From the Office of the Mayor
By Mayor Mary Marvin
October 24, 2022
In a sure sign of fall, the Village’s leaf collection process has already begun and will last until early December.
Almost incredulous, the annual leaf removal process regularly tops $100,000 per season in tax dollars and this does not include the additional costs of repairing clogged drains as rain storms routinely send leaves left in the road directly into our storm sewers.
In a positive effort, both on the financial and ecological fronts, we ask that you either bag your leaves or if not possible, keep them on your property and off the Village streets and right of way.
Based on our extensive drain-cleaning program undertaken over the summer, it was quite clear that drain capacity was inhibited by a proliferation of leaves that went directly into our system. Not only do the leaves affect our water conveyance but as they begin to decay on the streets, harmful phosphates and nitrates are released eventually ending up in the Bronx River, further polluting those waters. The same leaf piles are also a significant traffic hazard as they are often placed on narrow roadways creating slippery road surfaces.
As a result of all of the above, we continue to ask that you embrace the “love ‘em and leave ‘em” program of mulching leaves in place which is being practiced with increased frequency by our neighboring communities. Mulching in place has a whole range of benefits. It is the low-cost way to naturally fertilize one’s lawn and landscape beds and mulched leaves increase the water retention capacity of soil, the nutrients in soil as well as the biological activity of earthworms, microbes and other beneficial organisms.
Natural mulch is also much safer than any commercial products as most commercial mulch is actually the byproduct of dead trees which have often died from diseases.
Most all gardening companies own the mulching blade for their mowers as the cost is relatively low and they can retrofit the mowers quite easily .Most new residential grade mowers also now come with the mulching blade for home gardeners at a nominal additional cost.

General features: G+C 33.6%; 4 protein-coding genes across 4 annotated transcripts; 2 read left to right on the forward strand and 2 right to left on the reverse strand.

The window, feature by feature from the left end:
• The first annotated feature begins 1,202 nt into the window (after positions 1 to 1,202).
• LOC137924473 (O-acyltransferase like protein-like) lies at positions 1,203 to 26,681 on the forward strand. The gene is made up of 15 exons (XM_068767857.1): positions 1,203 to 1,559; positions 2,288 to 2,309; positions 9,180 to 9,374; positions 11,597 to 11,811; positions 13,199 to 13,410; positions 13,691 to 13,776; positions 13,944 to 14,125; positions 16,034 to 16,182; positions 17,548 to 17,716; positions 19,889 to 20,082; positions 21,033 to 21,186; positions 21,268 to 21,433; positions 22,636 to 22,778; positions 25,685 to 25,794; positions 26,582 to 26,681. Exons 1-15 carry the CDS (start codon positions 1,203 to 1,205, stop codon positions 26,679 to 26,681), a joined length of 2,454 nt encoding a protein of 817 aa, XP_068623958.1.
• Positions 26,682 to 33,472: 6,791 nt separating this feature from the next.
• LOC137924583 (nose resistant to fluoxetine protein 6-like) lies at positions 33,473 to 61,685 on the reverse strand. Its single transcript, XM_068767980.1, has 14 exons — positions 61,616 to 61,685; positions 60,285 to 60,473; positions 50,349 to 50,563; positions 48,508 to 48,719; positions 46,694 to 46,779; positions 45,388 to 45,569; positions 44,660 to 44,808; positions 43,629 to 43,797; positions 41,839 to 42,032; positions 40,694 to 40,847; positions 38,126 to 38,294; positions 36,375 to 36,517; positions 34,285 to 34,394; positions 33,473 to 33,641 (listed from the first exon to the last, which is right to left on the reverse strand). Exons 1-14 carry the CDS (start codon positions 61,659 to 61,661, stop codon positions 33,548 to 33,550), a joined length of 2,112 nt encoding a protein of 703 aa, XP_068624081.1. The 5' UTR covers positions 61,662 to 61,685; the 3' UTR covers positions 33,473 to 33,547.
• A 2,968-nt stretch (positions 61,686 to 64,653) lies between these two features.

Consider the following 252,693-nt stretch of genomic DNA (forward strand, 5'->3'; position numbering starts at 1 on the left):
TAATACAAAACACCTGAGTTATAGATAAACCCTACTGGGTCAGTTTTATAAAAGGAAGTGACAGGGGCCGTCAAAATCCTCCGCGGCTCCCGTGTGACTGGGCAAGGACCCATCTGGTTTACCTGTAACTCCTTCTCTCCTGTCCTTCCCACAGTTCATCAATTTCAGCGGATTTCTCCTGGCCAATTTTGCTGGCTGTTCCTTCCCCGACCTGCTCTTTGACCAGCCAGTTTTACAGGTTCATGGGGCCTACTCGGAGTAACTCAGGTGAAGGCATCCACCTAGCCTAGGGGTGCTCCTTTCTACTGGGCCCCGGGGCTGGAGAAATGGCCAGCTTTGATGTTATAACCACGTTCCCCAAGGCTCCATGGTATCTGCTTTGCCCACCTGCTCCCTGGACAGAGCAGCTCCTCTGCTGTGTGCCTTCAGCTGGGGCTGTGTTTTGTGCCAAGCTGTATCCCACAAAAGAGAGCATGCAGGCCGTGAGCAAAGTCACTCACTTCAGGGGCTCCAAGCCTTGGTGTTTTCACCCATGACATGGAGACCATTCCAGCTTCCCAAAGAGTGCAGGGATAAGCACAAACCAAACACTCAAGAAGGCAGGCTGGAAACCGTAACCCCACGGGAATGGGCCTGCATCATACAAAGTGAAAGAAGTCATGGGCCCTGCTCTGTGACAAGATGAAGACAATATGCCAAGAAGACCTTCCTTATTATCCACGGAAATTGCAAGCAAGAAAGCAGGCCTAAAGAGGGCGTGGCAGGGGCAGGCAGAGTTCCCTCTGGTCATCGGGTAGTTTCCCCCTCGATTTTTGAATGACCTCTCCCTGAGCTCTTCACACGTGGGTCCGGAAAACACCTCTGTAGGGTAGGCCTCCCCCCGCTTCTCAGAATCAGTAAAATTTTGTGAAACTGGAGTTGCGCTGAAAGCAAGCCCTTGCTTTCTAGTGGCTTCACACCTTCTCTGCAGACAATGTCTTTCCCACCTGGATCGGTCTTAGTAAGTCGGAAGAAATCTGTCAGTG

Mulching in place also greatly eliminates the need for leaf blowers which now as a result of our more stringent regulation are only allowed from October 15th to December 15th of this year but you will be hearing them I am sure in the coming month or so.
Not only do the leaf blowers, as you know, generate significant noise especially noticed by those now working at home and trying to conduct professional zoom calls that require great concentration and a quiet background, but the incredibly powerful engine in those blowers also systematically removes layers of soil, leaving yards pristine but completely unhealthy. According to the EPA, a new gas powered leaf blower produces as much air pollution in one hour of operation as 11 new cars do when they are each driven for one hour.
Fall is also a good time of year to discuss your landscape plans in general and decide on perhaps changes in the care of your property. We urge you, as the Village has on municipally owned property, to opt for organic lawn care products as their costs are now very competitive with the other chemically infused products and most area landscapers have the capability, if they are given enough lead-time, to order the proper materials.
If each homeowner committed to the organic approach, we could greatly decrease the airborne carcinogens and limit the contaminants in our runoff water.
On a much less pleasant fall topic, residents have reported the sighting of coyotes and/or bobcats most recently on one of the hilltop triangles.
Unfortunately, the Village’s high density proves not to be a deterrent to creatures who formally roamed in less populated environs as the State Department of Environmental Conservation has concluded that, “coyotes have wholly adapted themselves to suburban environments.”
The State Agency shared the following tips with me to convey to residents:
• Do not feed pets outside
• Make sure garbage cans are tightly sealed
• Make sure family pets are supervised especially from sunset on
• Enclose compost piles
• Remove high brush and tall grasses from around your house perimeter as coyotes are secretive and prefer to hide in protective cover
• Eliminate the availability of birdseed. Concentrations of birds and the rodents that often follow to feed on the site are favorite coyote prey
• If you see a coyote be aggressive in behavior, stand tall and hold arms out to look large; wave arms, make loud noises and even throw sticks and stones and most importantly report it to our police department.